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Biosecurity In Aquaculture Systems With Special Emphasis On Shrimp Farming | 65983
ISSN: 2332-2608

Journal of Fisheries & Livestock Production
Open Access

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Biosecurity in Aquaculture Systems with Special Emphasis on Shrimp Farming

6th Global Summit on Aquaculture and Fisheries 2017

Nyan Taw

Senior Technical Advisor/General Manager, Blue Archipelago Berhad

Keynote: J Fisheries Livest Prod

DOI: 10.4172/2332-2608-C1-007

Abstract
According Lightner (2003) biosecurity is excluding pathogens from stock (i.e. post larvae and brood stock), especially through the use of quarantine and specific pathogen (SPF) certified stocks, and restricting imports of live and frozen shrimps. Excluding vectors and external sources of contamination and preventing internal cross contamination from hatcheries and farms. The first major outbreaks of shrimp disease (WSSV) was from late 1994 in Asia which was controlled until recently crossover to Mexico, Brazil and to Australia in early 2017. Another outbreak of shrimp disease EMS started from China in 2009 and spread to Vietnam, Malaysia and Thailand. In 2013 crossed over to Mexico. The revenue lost estimated by FAO due this EMS outbreak was around USD 1.2 Billion in one year. The outbreaks were believed to be due to lack in biosecurity. Recently due to major loses of shrimp farms at Gold Coast due to viral (WSSV) outbreaks (McElroy, 2017), Australian Government is aware of the potential biosecurity risk that could damage market access for their fisheries and aquaculture industry and significantly increase production costs for farmers (Oz Fisheries, 2017). Most locations in Asia are not viral free. One must be able to operate amid viral threats. One important factor is to understand the character of virus you are trying to protect from. Biosecurity starts with quality of farm design. This is followed by biosecure operation system using SPF Post Larvae. With quality farm design, operation system and biosecurity awareness training, the viral (WSSV) issue can be minimized. Farm biosecurity begins with design and construction of farm. Development of shrimp farm layouts from simple pond base flow through system during 1980s. At present with modular system by using reservoirs to treat incoming water provide biosecurity required to control the emerging viral issues (Nyan Taw, 2005, 2008 & 2011). The success or failure in shrimp aquaculture is how successful one can prevent and control the viral (mainly WSSV) out breaks. Biosecurity had been applied in Indonesia since introduction of L. vannamei from 2002 (Nyan Taw et al, 2002, 2007, 2008 & 2009; Nyan Taw, 2005 & 2010). Present lecture covered mainly on shrimp aquaculture biosecurity for sustainable production.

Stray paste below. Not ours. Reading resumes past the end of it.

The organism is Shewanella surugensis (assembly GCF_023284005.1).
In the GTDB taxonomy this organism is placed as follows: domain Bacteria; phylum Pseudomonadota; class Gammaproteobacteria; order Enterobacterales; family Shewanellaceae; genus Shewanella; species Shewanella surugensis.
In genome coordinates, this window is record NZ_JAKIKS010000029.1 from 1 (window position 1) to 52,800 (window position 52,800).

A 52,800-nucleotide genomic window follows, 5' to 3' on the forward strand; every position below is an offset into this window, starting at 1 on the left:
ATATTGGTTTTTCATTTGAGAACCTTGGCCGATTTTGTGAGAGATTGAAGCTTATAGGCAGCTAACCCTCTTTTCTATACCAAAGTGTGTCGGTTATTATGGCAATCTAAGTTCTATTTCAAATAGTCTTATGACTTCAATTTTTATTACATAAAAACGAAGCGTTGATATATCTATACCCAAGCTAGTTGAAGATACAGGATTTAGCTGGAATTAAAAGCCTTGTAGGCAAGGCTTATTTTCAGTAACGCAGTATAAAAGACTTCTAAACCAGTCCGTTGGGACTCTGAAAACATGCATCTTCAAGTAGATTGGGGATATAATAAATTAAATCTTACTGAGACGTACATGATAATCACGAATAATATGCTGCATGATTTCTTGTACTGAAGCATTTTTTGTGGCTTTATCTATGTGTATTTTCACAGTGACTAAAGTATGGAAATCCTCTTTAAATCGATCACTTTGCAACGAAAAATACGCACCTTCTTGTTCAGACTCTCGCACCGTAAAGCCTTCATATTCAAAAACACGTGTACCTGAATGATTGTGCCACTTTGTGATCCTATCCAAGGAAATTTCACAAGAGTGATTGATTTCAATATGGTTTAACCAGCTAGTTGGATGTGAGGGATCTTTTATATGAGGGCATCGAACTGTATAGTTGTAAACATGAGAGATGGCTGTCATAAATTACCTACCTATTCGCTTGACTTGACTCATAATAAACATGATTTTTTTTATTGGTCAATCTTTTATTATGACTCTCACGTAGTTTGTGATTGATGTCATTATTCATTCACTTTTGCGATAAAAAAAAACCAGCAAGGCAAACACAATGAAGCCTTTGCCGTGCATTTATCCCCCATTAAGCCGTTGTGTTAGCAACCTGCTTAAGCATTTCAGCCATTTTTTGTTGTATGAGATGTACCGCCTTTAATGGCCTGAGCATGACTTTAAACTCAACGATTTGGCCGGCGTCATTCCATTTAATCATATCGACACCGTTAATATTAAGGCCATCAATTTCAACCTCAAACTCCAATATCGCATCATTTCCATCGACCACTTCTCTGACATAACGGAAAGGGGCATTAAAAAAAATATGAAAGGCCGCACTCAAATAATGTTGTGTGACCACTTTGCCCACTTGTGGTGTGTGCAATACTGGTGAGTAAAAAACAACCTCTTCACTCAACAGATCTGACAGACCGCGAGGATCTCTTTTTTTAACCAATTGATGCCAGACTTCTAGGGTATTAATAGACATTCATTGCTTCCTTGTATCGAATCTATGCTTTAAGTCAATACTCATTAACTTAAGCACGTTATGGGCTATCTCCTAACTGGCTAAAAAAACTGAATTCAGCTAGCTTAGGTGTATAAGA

Biography

Nyan Taw received his Ph.D. from the University of Tasmania, Australia. He served as short term consultant for FAO and World Bank funded projects in Saudi Arabia and Vietnam. He was a technical counter-part for ADB and JICA projects to develop the fisheries sector in Myanmar from 1976 to 1987. In 1988, he joined the FAO of the UN and served in aquaculture projects in Indonesia, Vietnam and the Philippines culminating the position of CTA. From 1995, Dr Nyan served as Production Director at a number of locations in Indonesia. In 2002, he joined CP Indonesia, as VP where he initiated biofloc technology. Later he served as SVP for Dipasena Group, Indonesia. He served Blue Archipelago as GM and developed a biosecure, modular RAS system shrimp farm from 2009 to 2015 in Malaysia. He has provided consultancy for shrimp farming companies in South & Central America, Middle East and Asia He conducted Shrimp Biofloc Technology workshops for shrimp farmers in Malaysia, Australia, India, Saudi Arabia, Indonesia, Thailand & Myanmar. He co-authored a chapter in the book by Avnimelech on Biofloc Technology (2012 & 14).

Email: [email protected]

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